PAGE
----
The problem is your datatypes. element is a string, but you are trying to give it a char. The first thing you'll need to do is initialize element to an empty string. Since its populated within an IF branch, you cannot use it outside of the if branch without giving it a default value.
Next, there are a few ways to cast a char to a string. Given the use of the Character class, I'd probably just stick with it to keep it consistent. Character has a static toString in addition to an instance toString, so you can simply use Character.toString(formula.charAt(count)); and assign that to your string.

BTW, if you can use it, I'd recommend using a Map type to deal with the element data. Then you can associate the "H" with 1.008 directly with an mymap.get("H");. Maps are a somewhat more advanced feature of Java, and probably among the last collection you will learn (with the tree and graph probably being the last).

Oh yes I forgot I was going to mention this. Be careful with this type of usage: if (mystring == "X"). Strings are objects in java, so comparing an object to a constant only works if that object is of that constant type. So saying String x = "X"; will allow you to compare x == "X", but saying String x = new String("X"); or pulled from a part of another string will not. If you are looking for comparison of two strings in java for their values, you should always use .equals or .equalsIgnoreCase if you don't care about the case. x == y compares two objects for their actual memory address.

01-29-2012, 04:07 AM
Thank you very much, I was having a lot of trouble with this

I will look into maps, and also implement string.equals as opposed to ==, (I had learned string.equals, but I guess I just forgot about it)

01-29-2012, 06:23 PM
Thank you very much, I was having a lot of trouble with this

I will look into maps, and also implement string.equals as opposed to ==, (I had learned string.equals, but I guess I just forgot about it)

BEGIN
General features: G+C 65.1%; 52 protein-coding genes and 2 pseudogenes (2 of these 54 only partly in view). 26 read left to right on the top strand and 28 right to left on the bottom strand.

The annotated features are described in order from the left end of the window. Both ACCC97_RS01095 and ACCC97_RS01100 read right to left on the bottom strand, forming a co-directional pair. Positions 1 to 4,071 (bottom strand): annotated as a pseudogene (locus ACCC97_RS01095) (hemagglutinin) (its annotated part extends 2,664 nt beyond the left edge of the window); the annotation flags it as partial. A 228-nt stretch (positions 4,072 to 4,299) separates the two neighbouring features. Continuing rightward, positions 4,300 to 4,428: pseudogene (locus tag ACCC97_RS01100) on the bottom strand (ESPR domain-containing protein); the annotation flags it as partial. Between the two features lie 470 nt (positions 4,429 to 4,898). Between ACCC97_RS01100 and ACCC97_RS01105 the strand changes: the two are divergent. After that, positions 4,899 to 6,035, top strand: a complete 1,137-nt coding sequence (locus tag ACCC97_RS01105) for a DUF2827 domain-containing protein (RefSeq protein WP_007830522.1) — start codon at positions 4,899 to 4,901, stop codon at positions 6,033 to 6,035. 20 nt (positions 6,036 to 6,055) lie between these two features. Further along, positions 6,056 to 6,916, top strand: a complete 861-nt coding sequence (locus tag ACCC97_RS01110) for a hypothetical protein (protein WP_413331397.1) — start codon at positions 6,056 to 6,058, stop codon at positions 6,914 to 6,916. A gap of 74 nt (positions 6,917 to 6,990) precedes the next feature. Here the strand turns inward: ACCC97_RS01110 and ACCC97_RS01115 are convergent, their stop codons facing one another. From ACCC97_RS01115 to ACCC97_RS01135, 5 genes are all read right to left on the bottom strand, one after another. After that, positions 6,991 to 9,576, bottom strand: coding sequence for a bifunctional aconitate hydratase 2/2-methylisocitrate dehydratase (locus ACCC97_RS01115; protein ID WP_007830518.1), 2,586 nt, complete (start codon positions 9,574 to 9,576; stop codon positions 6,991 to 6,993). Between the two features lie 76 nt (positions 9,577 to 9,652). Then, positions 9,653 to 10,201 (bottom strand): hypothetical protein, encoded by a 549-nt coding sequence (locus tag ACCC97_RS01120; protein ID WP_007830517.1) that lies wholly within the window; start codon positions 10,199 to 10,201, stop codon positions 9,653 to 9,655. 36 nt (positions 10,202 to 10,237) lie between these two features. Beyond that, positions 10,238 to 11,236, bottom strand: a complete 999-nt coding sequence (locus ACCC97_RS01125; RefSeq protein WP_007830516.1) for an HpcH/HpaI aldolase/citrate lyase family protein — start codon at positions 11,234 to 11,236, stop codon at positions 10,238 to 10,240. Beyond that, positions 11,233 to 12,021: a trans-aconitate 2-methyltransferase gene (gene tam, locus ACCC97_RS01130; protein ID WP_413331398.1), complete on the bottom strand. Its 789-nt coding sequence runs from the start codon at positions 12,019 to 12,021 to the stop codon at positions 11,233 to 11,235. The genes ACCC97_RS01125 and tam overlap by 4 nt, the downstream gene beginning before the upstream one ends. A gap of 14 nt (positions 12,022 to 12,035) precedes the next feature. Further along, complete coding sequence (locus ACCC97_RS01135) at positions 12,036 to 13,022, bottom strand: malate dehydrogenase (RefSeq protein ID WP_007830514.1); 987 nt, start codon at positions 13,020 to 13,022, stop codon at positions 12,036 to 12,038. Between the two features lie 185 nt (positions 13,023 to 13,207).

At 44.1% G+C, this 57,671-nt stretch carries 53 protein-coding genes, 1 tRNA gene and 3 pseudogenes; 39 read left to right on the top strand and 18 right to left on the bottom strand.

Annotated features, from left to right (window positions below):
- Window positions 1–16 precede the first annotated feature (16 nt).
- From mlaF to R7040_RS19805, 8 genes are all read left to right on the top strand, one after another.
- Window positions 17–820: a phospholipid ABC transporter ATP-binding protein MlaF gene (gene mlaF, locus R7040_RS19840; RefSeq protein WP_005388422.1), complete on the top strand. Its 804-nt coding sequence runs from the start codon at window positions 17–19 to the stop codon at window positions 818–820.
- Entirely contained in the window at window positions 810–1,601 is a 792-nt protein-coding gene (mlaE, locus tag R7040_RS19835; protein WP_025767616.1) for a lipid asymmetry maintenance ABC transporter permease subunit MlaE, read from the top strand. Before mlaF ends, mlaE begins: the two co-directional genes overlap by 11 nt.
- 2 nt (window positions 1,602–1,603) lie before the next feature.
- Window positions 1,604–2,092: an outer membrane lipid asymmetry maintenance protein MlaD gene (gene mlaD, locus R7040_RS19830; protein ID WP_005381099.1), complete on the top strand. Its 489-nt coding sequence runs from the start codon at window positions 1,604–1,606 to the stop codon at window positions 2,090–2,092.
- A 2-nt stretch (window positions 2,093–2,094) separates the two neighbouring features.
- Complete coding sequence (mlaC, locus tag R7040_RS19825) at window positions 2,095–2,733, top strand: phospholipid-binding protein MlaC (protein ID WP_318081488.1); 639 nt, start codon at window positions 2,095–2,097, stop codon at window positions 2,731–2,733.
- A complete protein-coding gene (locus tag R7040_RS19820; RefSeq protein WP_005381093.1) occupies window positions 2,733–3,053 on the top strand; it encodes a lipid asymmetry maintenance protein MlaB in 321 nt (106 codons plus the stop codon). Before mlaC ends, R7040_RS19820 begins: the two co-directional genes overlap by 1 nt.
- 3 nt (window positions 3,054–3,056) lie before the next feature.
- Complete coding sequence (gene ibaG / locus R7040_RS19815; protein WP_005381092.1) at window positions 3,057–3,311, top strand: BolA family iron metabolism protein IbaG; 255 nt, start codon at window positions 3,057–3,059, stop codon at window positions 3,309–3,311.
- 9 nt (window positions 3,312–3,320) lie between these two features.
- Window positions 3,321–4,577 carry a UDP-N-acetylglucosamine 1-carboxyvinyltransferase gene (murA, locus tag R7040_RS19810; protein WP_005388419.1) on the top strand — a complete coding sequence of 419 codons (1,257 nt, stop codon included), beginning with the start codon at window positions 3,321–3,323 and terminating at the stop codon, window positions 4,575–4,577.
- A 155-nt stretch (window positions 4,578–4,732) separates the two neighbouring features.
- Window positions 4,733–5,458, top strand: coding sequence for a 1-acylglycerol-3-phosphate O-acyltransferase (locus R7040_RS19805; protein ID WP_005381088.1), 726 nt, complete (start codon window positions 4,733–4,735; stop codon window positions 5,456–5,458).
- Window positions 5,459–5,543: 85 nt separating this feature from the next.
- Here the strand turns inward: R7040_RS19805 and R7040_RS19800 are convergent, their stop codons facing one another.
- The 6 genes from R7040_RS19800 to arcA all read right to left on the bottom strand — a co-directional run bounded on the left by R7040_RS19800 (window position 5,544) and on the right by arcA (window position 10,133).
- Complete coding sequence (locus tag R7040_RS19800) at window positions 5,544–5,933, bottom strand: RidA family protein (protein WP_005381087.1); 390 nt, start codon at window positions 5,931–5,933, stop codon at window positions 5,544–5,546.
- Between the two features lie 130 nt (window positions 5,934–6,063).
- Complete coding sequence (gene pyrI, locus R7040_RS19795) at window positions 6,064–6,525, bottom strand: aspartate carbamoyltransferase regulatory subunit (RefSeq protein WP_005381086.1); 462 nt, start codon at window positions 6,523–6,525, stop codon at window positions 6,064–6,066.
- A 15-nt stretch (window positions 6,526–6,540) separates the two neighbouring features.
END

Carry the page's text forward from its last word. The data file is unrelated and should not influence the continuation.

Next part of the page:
Yep, its a shame that due to the same reason above strings cannot be used for switch statements either.
As for a map, like I said this is more of an advanced feature which you probably won't want to use if you are in a course for java. But a map is a collection, so you would do this:

public class AtomicMass {
public final static java.util.Map<String, Double> mass = new java.util.Hashtable<String, Double>();
mass.put("H", 1.008);
mass.put("He", 4.003);
// ...
public static double findMass(String element)
return mass.get(element);
// ...

You can see that in this particular example it will not help you much by way of code cutdown, but it would sure make adding easy (you only have 36 elements from the looks of it, which is a little short of the. . . 117 is it?). I noticed as well that these methods you are using are static except for your input method (which I swapped to a Scanner since I don't have TerminalIO.KeyboardReader as that is custom). This indicates to me that you have not learned Object usage at this point dealing with instances, so the above you should avoid, but keep aside for when you do start dealing with collections.

What I can see this class becoming is that of Compound which would either contain or extend a Map<String, Element> where the Element is an instance of an element that would fully describe the element properties (half lifes, full name, periodic number and weights, the person and year discovered, etc). In turn this would become a way to verify a provided element grouping as being compatible, so you'll be able to do some really neat stuff. Unfortunately from chemistry world, I haven't been in a chem class for over 15 years, so I couldn't help you on that.